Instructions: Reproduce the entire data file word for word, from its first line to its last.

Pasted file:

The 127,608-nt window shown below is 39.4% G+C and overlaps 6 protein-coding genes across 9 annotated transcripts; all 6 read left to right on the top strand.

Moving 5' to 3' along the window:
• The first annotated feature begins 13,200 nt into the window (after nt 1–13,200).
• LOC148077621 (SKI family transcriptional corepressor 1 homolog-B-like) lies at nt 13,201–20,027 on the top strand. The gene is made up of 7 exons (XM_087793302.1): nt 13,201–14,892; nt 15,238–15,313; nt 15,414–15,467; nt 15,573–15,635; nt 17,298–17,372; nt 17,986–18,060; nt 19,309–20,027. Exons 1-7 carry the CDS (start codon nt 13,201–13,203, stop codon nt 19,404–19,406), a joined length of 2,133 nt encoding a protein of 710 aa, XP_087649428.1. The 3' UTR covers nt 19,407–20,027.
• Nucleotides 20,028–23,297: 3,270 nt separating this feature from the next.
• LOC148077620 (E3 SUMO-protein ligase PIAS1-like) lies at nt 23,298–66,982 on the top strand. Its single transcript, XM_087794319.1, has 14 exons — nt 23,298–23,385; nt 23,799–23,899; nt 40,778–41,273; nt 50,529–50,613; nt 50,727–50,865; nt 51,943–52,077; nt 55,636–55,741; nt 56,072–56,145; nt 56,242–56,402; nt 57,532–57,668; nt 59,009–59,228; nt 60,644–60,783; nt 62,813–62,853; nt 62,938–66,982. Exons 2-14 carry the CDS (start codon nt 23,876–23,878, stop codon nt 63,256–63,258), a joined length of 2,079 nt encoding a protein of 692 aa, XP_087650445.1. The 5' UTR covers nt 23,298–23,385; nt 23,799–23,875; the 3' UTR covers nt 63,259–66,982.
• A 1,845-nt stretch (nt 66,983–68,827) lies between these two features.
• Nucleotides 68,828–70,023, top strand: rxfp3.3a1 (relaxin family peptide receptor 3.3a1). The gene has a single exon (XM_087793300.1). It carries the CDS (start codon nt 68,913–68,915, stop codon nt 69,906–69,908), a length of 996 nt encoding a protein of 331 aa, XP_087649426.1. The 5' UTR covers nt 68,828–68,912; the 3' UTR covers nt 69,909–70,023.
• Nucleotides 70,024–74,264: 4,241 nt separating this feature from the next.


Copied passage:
The 127,608-nt window shown below is 39.4% G+C and overlaps 6 protein-coding genes across 9 annotated transcripts; all 6 read left to right on the top strand.

Moving 5' to 3' along the window:
• The first annotated feature begins 13,200 nt into the window (after nt 1–13,200).
• LOC148077621 (SKI family transcriptional corepressor 1 homolog-B-like) lies at nt 13,201–20,027 on the top strand. The gene is made up of 7 exons (XM_087793302.1): nt 13,201–14,892; nt 15,238–15,313; nt 15,414–15,467; nt 15,573–15,635; nt 17,298–17,372; nt 17,986–18,060; nt 19,309–20,027. Exons 1-7 carry the CDS (start codon nt 13,201–13,203, stop codon nt 19,404–19,406), a joined length of 2,133 nt encoding a protein of 710 aa, XP_087649428.1. The 3' UTR covers nt 19,407–20,027.
• Nucleotides 20,028–23,297: 3,270 nt separating this feature from the next.
• LOC148077620 (E3 SUMO-protein ligase PIAS1-like) lies at nt 23,298–66,982 on the top strand. Its single transcript, XM_087794319.1, has 14 exons — nt 23,298–23,385; nt 23,799–23,899; nt 40,778–41,273; nt 50,529–50,613; nt 50,727–50,865; nt 51,943–52,077; nt 55,636–55,741; nt 56,072–56,145; nt 56,242–56,402; nt 57,532–57,668; nt 59,009–59,228; nt 60,644–60,783; nt 62,813–62,853; nt 62,938–66,982. Exons 2-14 carry the CDS (start codon nt 23,876–23,878, stop codon nt 63,256–63,258), a joined length of 2,079 nt encoding a protein of 692 aa, XP_087650445.1. The 5' UTR covers nt 23,298–23,385; nt 23,799–23,875; the 3' UTR covers nt 63,259–66,982.
• A 1,845-nt stretch (nt 66,983–68,827) lies between these two features.
• Nucleotides 68,828–70,023, top strand: rxfp3.3a1 (relaxin family peptide receptor 3.3a1). The gene has a single exon (XM_087793300.1). It carries the CDS (start codon nt 68,913–68,915, stop codon nt 69,906–69,908), a length of 996 nt encoding a protein of 331 aa, XP_087649426.1. The 5' UTR covers nt 68,828–68,912; the 3' UTR covers nt 69,909–70,023.
• Nucleotides 70,024–74,264: 4,241 nt separating this feature from the next.